Over the past week, PBFA rocked the Natural Products Expo in Baltimore, and then met with members of Congress to educate policymakers about our growing industry.
Our panel, The Plant Based Foods Revolution – Sowing Seeds for Climate Friendly Eating, was expertly moderated by Elizabeth Kucinich, PBFA’s policy and partnerships consultant. The panelists were Kora Lazarski, strategic alliance manager at SPINS, Michele Simon, PBFA’s executive director, Michael Lynch, VP of marketing for Daiya Foods (and PBFA board member), and Mathis Martines, leader of emerging brands and innovation for Kroger (the nation’s largest supermarket chain). Kora presented data to the standing room only crowd showing how the plant-based foods industry (as currently defined by non-dairy beverages, meat and cheese alternatives, and tofu) is fast approaching $5 billion in annual revenue. Moreover, the category is growing at twice the rate of conventional grocery. Mathis described a “cultural shift” among consumers toward plant-based foods, saying: “As we move forward, we see this only growing.” All the panelists agreed that, unlike other food trends, this one is here to stay. The trade publication, Food Business News, covered the panel in this lengthy article.
Later that evening, PBFA co-hosted a reception with PlantBased Solutions that featured wonderful cashew cheeses from Miyoko’s Kitchen. The room was filled with PBFA members, soon-to-be-members, investors, allied businesses, and other fans of plant-based. We had such a great turn-out that we ran out of room on our sign-in sheets! Following on our packed launch party at Expo West in March, the energy and excitement is another sign of the positive momentum in our growing industry.
Taking advantage of the close proximity of Baltimore to our nation’s capital, two of our board members, Jaime Athos, CEO of Tofurky and Martin Kruger, COO of Follow Your Heart then joined Elizabeth Kucinich and myself in Washington DC. It was an important milestone, marking the first time PBFA members visited their political representatives.
We visited with seven members of Congress or their staff: California Senators Barbara Boxer and Diane Feinstein (Follow Your Heart is based in California), Oregon Senators Ron Wyden and Jeff Merkley, Oregon Representatives Greg Walden and Kurt Schrader (Tofurky is based in Oregon), and New Jersey Senator Cory Booker. We were received positively by each office as we explained how policy can help our growing industry. We shared our recent economic study, to show (for example) that our industry pays more than $1 billion in federal and state taxes each year, a figure that will only rise over time.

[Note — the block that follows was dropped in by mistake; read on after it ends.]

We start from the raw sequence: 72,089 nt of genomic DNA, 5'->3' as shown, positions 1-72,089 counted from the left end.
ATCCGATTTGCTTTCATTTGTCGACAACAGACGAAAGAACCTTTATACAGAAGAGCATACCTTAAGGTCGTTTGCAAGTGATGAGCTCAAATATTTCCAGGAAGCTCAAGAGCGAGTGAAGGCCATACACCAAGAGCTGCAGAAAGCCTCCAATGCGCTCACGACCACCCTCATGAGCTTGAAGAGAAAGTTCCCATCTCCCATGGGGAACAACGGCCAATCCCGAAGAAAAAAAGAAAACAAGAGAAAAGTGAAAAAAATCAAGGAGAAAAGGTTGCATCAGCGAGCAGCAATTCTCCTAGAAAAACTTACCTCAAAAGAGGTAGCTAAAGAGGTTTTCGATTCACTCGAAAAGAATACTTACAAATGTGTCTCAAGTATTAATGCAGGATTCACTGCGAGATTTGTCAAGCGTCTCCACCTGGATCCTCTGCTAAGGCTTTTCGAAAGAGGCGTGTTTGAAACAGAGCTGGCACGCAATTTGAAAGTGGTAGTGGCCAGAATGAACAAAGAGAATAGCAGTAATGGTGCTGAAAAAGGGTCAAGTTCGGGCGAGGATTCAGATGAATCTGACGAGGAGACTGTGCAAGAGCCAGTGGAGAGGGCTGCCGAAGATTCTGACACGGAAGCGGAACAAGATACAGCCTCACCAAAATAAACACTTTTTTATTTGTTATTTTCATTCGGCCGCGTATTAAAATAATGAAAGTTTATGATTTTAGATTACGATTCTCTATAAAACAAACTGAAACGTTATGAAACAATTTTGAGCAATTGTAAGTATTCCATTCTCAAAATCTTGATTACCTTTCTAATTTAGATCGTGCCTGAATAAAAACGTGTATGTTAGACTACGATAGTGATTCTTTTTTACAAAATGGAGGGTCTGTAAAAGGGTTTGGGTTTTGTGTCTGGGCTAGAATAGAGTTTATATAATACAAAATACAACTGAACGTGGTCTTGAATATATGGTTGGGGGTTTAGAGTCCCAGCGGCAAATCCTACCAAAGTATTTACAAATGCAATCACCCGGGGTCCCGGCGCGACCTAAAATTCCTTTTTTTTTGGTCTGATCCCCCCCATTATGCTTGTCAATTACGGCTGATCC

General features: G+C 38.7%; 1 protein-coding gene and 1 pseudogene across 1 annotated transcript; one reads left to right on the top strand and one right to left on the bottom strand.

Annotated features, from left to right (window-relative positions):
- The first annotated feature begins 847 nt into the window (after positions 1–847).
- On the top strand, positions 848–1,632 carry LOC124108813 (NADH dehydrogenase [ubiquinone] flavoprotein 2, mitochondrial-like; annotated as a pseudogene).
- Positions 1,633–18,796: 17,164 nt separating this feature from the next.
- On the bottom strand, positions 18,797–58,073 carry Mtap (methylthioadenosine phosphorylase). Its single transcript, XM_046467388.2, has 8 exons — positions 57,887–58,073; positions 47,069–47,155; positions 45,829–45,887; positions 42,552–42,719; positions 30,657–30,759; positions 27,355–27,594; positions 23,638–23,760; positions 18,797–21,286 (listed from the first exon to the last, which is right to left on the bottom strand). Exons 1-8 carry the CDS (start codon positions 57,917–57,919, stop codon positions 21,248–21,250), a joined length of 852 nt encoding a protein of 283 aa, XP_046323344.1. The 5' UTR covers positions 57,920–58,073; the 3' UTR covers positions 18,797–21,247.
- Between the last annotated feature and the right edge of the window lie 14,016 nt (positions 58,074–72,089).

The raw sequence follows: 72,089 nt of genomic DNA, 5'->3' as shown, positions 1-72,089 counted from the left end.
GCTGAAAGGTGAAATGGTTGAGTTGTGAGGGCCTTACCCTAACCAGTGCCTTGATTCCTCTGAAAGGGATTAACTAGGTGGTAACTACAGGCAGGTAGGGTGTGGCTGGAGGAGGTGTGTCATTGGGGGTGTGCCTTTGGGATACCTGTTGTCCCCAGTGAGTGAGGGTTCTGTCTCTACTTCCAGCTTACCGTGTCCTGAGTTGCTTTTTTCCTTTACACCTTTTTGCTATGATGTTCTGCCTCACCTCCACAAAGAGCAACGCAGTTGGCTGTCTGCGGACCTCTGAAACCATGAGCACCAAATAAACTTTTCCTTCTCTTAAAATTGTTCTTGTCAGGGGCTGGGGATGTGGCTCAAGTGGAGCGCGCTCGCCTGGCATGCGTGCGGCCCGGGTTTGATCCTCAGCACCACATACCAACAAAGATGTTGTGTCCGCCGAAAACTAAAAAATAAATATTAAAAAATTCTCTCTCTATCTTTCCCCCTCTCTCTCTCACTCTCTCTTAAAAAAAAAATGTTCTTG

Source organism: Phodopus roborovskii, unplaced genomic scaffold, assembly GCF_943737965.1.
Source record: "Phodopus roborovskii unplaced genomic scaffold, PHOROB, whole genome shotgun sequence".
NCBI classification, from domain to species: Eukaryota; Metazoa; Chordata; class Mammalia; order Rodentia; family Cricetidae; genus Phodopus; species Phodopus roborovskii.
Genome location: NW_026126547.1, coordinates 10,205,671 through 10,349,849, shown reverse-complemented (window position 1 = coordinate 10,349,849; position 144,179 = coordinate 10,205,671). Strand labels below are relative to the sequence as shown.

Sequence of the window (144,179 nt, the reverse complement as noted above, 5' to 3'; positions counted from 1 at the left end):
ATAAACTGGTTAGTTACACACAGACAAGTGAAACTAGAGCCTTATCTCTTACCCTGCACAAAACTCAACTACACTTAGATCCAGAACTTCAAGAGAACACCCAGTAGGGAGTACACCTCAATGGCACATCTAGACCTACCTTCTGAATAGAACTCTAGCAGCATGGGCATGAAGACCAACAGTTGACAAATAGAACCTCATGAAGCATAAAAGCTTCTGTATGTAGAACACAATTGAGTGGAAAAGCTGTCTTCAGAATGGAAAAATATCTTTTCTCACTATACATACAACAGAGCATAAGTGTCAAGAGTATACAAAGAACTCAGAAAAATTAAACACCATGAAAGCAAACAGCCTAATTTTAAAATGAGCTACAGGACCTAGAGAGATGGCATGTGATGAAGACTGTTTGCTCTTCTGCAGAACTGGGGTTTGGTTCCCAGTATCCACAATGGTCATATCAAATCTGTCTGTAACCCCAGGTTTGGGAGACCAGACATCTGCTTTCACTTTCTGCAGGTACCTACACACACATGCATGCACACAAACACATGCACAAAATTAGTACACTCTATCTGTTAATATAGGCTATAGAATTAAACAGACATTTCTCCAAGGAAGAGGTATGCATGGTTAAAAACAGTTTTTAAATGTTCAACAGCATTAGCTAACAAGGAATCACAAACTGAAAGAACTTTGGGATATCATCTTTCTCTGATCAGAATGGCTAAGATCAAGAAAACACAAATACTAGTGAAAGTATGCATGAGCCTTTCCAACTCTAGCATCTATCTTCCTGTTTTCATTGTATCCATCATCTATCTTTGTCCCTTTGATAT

Given that the DC media outlet Politico covers food and agriculture policy daily, we made sure to pay them a visit as well. We were pleased to sit down with several members of the food and ag team, and they asked lots of good questions about PBFA’s policy agenda. We were especially happy to see a blurb about our DC visit in Politico’s “Morning Agriculture”, a must-read daily newsletter for food policy wonks. Here is what they wrote.
FROM POLITICO’S MORNING AGRICULTURE – September 28, 2016.
NEW TRADE GROUP PLANTS SEED ON HILL FOR NEXT FARM BILL: The Plant Based Foods Association is making the rounds on Capitol Hill this week, hoping to start a conversation with lawmakers that might influence the 2018 farm bill. The animal agriculture industry gets a lot of help through U.S. agricultural policy – everything from the subsidization of crops used for animal feed to limits on the kinds of milk supported by USDA school meal programs, the group’s leaders said during a visit Tuesday to MA’s palace in Rosslyn. The visitors included Michele Simon, the group’s San Francisco-based founder; Elizabeth Kucinich, a former lobbyist for the Center for Food Safety (and wife of former Rep. Dennis Kucinich); and Jaime Athos, a member of the group’s board and CEO of Tofurky, a Hood River, Ore.-based company.
More attention should be paid to the Dietary Guidelines, Simon said. “There is a disconnect between agriculture policy and public health,” she said. PBFA was formed in March with 22 members, but has grown to include 53. Simon told MA she was in nearby Baltimore for Expo East, the big natural and organic foods conference, and decided to pay a visit to the Hill, too. Rather than ask lawmakers for a specific change now, the group’s leadership said they are warming up Congress for a stronger push down the road. Ultimately, the group hopes to connect lawmakers to plant-based food makers in their districts.
In just six months since launching, PBFA has more than doubled our membership, met our 2016 budget, and is now recognized as the voice of the plant-based foods industry. Stay tuned for more!